Health officials: Palomar College student has meningococcal dise - CBS News 8 - San Diego, CA News Station - KFMB Channel 8

Health officials: Palomar College student has meningococcal disease

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  • SDSU student died of strain not included in vaccine

    SDSU student died of strain not included in vaccine

    Tuesday, October 21 2014 9:26 AM EDT2014-10-21 13:26:34 GMT
    An 18-year-old San Diego State University student died of a strain of bacterial meningitis that is not usually targeted by the vaccine provided to youths in the United States, county health officials said Monday. 
    An 18-year-old San Diego State University student died of a strain of bacterial meningitis that is not usually targeted by the vaccine provided to youths in the United States, county health officials said Monday. 

SAN DIEGO (CNS) - County health officials say a student at Palomar College in San Marcos is recovering from meningococcal bacteria and that there is no known connection between that patient and a San Diego State University freshman who died Saturday of the bacterial disease.

No one at the community college has reported close contact with the student, who attended only one class in the past three weeks, the San Diego County Health and Human Services Agency reported Thursday.

By comparison, county health officials had been concerned about the possible exposure of several hundred students at SDSU, because Sara Stelzer, who died Saturday, was involved with a sorority and attended two fraternity parties a few days before she displayed symptoms.

"The risk to individuals who have not had close contact with the infected individual is very low," said Dr. Dean Sidelinger of the county's Public Health Services. "Meningococcal disease is spread through close contact with the person infected, but others should be aware of the symptoms so that they may seek care if they develop these symptoms."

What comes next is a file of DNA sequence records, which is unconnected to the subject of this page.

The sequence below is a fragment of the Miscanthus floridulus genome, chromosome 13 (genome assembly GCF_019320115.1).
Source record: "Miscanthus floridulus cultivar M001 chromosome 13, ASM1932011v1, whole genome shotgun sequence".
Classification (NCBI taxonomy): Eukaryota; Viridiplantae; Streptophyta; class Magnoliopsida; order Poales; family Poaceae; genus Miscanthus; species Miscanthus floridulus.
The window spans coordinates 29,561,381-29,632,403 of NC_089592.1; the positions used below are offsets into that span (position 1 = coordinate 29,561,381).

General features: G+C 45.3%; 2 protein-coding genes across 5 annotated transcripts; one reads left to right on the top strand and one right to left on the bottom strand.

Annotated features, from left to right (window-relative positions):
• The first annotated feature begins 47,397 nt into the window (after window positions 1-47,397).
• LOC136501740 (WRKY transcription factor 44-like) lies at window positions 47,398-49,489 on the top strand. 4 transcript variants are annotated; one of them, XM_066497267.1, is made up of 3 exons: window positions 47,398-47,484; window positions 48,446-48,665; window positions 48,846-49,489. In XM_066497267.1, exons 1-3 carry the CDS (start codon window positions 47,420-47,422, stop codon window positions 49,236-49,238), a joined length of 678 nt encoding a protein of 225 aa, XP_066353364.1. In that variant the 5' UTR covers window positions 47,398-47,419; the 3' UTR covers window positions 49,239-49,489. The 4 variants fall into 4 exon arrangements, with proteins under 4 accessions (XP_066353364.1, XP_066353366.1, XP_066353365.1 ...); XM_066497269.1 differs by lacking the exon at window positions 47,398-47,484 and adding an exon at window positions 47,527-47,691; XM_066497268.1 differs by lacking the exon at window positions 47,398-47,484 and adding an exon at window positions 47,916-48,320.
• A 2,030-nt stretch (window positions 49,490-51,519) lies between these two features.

There have been seven previous cases of meningococcal disease reported in San Diego County so far this year -- including two deaths. Last year, there were 16 cases. Since 2005, an average of 11 cases have been reported each year in the region.

Symptoms may include fever, intense headache, lethargy, stiff neck, and a rash that does not blanch under pressure. Anyone with potential exposure who develops any of the symptoms should immediately contact a healthcare provider or emergency room for evaluation of possible meningococcal disease.

The bacteria can be spread through close contact, such as sharing drinking glasses, eating utensils, cigarettes or water bottles. It can also be spread by kissing and living in close quarters. The time between exposure to the disease and the onset of symptoms can be between two to 10 days.

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